14. The method according to claim 9, wherein when an electronic control unit determines that the oxidation ability of the exhaust purification catalyst falls when a drop in the oxygen concentration in the exhaust gas flowing out from the exhaust purification catalyst is smaller than a predetermined reference drop, the feed amount of hydrocarbons is increased.

15. The method according to claim 8, wherein the feed amount of hydrocarbons per feed is increased when there are not enough of the hydrocarbons required for the reduction of the NOx in the exhaust purification catalyst.

16. The method according to claim 15, wherein an electronic control unit determines that there is not enough of an amount of hydrocarbons as required for reduction of NOx in the exhaust purification catalyst when an amount of sulfur poisoning at an upstream side end of the exhaust purification catalyst becomes larger than a predetermined reference poisoning amount.

17. The method according to claim 15, wherein a catalyst having an oxidation function or a particulate filter is arranged in the engine exhaust passage downstream of the exhaust purification catalyst, and wherein an electronic control unit determines that there is not enough of the hydrocarbons required for the reduction of NOx in the exhaust purification catalyst when a rise of an exhaust gas temperature flowing into the catalyst having an oxidation function or the particulate filter to when it flows out of the catalyst having an oxidation function or particulate filter is smaller than a predetermined reference rise.

18. The method according to claim 15, wherein an electronic control unit determines that there is not enough of the hydrocarbons required for the reduction of NOx in the exhaust purification catalyst when a drop in the oxygen concentration in the exhaust gas flowing out from the exhaust purification catalyst is larger than a predetermined reference drop, the feed amount of hydrocarbons is increased.

19. The method according to claim 15, wherein an electronic control unit determines that there is not enough of the hydrocarbons required for the reduction of NOx in the exhaust purification catalyst when a base air-fuel ratio having an air-fuel ratio of a combustion gas for generating an engine output shifts to a lean side by a predetermined amount or more.

20. The method according to claim 15, wherein the feed period of the hydrocarbons is made longer when the feed amount of hydrocarbons becomes a predetermined reference amount or more.

21. The method according to claim 8, wherein the exhaust purification catalyst comprises a precious metal catalyst and the basic layer, wherein the precious metal catalyst catalyzes the reaction of the NOx contained in the exhaust gas and the reformed hydrocarbons to produce the reducing intermediate containing nitrogen and hydrocarbons, the produced reducing intermediate is held on the basic layer, and the feed period of the hydrocarbons is made shorter when a holding ability of the basic layer falls.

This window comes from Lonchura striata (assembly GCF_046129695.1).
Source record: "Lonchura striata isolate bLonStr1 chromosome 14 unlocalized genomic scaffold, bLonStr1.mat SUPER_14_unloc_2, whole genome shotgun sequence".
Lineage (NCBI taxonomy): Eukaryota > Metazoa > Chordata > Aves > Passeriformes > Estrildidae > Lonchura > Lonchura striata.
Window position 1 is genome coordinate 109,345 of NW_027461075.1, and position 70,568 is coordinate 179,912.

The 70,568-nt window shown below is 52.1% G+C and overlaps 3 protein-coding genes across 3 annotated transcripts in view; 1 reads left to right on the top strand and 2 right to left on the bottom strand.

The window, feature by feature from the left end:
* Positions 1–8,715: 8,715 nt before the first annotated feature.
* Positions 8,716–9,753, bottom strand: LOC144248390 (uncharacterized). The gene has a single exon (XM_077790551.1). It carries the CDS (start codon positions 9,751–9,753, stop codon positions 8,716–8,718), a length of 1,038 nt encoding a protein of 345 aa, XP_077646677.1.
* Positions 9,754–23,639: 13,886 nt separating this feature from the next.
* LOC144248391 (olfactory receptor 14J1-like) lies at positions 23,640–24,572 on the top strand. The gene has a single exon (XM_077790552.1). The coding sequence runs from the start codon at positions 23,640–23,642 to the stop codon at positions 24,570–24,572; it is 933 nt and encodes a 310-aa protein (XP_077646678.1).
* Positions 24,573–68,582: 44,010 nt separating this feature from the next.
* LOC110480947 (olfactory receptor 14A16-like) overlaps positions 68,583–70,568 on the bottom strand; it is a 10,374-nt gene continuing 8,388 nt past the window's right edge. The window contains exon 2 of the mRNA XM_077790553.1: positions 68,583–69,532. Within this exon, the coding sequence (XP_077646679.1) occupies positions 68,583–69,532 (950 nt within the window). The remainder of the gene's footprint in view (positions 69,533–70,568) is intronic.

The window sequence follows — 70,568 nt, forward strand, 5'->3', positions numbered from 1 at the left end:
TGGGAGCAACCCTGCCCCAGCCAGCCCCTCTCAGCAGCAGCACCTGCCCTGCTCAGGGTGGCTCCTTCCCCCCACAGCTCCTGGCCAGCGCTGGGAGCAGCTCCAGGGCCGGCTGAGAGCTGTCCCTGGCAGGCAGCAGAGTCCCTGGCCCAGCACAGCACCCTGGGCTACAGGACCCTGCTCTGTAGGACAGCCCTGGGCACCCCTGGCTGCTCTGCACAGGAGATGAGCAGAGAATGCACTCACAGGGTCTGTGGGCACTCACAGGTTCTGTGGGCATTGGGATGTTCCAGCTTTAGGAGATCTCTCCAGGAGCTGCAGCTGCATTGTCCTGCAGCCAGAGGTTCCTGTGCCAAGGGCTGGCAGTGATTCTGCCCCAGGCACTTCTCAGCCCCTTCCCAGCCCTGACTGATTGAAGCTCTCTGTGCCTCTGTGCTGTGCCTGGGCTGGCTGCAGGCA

22. The method according to claim 21, wherein an electronic control unit determines that the holding ability of the basic layer falls if an amount of ammonia flowing out from the exhaust purification catalyst is smaller than a predetermined reference amount when an air-fuel ratio of a combustion gas in the combustion chamber is made rich.

23. The method according to claim 1, wherein the exhaust purification catalyst comprises a precious metal catalyst comprised of platinum Pt and at least one of rhodium Rh and palladium Pd.

24. The method according to claim 1, wherein the basic layer contains an alkali metal, an alkali earth metal, a rare earth, or a metal which can donate electrons to NOx and wherein a surface of the basic layer forms a basic exhaust gas flow surface part.

25. The method according to claim 1, wherein an electronic control unit is configured to control the vibration of the concentration of hydrocarbons flowing into the exhaust purification catalyst within the predetermined range of amplitude and within the predetermined range of period.

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Patent History

Patent number: 9623375
Type: Grant
Filed: Dec 16, 2013
Date of Patent: Apr 18, 2017
Patent Publication Number: 20140105799
Assignee: TOYOTA JIDOSHA KABUSHIKI KAISHA (Toyota)
Inventors: Yuki Bisaiji (Mishima), Kohei Yoshida (Gotemba), Mikio Inoue (Susono)
Primary Examiner: Thomas Denion
Assistant Examiner: Diem Tran
Application Number: 14/108,113

Classifications

Current U.S. Class: Utilizing Ammonium Or Metal Hydroxide Solution (423/234)
International Classification: F01N 3/00 (20060101); F01N 3/10 (20060101); B01D 53/94 (20060101); F01N 3/20 (20060101); F02D 41/02 (20060101); F02D 41/14 (20060101); F01N 3/08 (20060101); F02D 41/40 (20060101);